No wonder Dolce & Gabbana are in love with Elsa Schiaparelli for Fall. She was an original proponent of the ballooning shoulder (the fashion story of the season), worked her surrealist glamour through tough and weird times, and was an Italian to boot. In an edgy moment, Domenico Dolce and Stefano Gabbana used her example to defy all fashion nervousness and lay on a sumptuous show whose production values gave no quarter to the idea that cutbacks and timidity should be the order of the day. Quite the opposite, in fact. The front row was positively teeming with A-listers: Scarlett Johansson, Kate Hudson, Naomi Watts, Freida Pinto, Eva Mendes, and others who had all flown in to view the clothes, and then take in the Extreme Beauty in Vogue exhibition opening that the designers have underwritten at the Palazzo della Ragione.

The thirties and forties references played through the displaced gloves used as headpieces and scarves, the shell-shaped buttons, the clunky wartime suede platform wedges, the homages to Schiap's shocking pink, and, of course, those huge, puffed-up leg-of-mutton sleeves, rising up in some cases to earlobe level. The spending on luxe materials and a cinematic level of beauty never ceased. Fox, dyed goat hair, mink, and rich brocades were worked into narrow-waisted silhouettes, alternating—though not much—with bell-shaped skirts.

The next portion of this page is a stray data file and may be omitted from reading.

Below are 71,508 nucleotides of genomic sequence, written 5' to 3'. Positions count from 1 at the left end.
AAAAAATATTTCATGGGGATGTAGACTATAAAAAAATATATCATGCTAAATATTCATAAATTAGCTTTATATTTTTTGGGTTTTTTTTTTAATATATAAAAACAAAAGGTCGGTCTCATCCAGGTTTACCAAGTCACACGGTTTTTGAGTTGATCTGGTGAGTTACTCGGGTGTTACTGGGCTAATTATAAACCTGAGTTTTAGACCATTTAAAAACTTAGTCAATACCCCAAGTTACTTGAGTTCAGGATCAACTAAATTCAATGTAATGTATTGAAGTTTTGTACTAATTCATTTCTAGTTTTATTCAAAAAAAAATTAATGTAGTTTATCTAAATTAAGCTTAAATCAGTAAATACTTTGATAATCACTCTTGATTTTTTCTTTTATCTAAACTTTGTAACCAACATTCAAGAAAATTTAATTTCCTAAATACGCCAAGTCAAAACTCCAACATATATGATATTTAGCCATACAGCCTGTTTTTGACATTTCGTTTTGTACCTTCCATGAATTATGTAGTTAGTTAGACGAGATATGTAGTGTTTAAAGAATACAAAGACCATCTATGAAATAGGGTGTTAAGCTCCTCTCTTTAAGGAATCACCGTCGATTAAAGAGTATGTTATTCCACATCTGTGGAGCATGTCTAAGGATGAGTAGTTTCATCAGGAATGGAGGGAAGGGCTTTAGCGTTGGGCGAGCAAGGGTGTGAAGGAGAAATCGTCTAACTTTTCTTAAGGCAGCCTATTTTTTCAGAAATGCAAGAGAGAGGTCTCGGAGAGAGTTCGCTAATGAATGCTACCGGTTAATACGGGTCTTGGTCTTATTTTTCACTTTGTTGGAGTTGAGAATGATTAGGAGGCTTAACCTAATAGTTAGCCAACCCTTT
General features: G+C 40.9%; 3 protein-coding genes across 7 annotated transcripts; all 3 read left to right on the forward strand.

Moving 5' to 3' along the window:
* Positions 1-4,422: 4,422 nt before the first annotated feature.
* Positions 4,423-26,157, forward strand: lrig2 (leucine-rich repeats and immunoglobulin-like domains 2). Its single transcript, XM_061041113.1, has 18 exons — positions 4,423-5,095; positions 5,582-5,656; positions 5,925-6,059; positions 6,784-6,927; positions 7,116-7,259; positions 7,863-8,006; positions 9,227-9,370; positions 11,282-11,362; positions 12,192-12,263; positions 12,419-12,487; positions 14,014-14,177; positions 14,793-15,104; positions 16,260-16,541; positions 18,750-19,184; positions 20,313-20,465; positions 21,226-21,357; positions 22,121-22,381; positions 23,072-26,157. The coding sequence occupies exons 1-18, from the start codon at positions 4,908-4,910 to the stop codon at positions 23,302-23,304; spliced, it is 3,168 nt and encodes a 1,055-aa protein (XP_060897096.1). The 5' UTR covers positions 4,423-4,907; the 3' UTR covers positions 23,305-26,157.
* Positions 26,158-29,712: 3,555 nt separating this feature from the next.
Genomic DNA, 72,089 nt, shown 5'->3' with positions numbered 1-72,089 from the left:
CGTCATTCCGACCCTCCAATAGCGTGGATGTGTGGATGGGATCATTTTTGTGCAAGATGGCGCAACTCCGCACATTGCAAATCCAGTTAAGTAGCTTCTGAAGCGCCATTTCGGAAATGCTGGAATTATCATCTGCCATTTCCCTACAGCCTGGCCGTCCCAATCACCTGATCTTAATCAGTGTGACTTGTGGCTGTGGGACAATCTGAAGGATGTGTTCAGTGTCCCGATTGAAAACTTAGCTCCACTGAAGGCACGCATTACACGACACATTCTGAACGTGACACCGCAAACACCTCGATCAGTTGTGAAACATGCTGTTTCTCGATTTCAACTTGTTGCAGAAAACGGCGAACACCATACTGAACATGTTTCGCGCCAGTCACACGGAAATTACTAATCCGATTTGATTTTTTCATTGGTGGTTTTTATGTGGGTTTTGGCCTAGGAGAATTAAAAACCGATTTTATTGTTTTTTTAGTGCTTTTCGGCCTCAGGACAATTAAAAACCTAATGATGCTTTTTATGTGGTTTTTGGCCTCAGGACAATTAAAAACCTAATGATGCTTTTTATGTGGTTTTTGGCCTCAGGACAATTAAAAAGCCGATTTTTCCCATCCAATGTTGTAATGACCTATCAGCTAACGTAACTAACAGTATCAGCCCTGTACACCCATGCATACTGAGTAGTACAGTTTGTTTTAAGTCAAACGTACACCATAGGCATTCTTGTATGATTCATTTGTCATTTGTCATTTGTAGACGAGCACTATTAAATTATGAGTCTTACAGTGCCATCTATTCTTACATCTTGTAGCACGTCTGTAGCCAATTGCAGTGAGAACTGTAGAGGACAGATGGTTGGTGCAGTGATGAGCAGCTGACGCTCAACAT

It might have been a one-message show, but as is always the case with these superconfident designers, there was never any surrender of house identity. Dolce & Gabbana-isms were wittily reiterated when their signature Sicilian corseted and see-through lingerie dresses reappeared, Schiap-shaped, counterpointed by black tuxedo suits. Finally, their traditional ending parade of exaggerated crinolines shifted the look completely to their own territory, with Monroe photo prints spreading over the skirts. Times may be tough, but these are two guys who are not about to give an inch on what they believe in.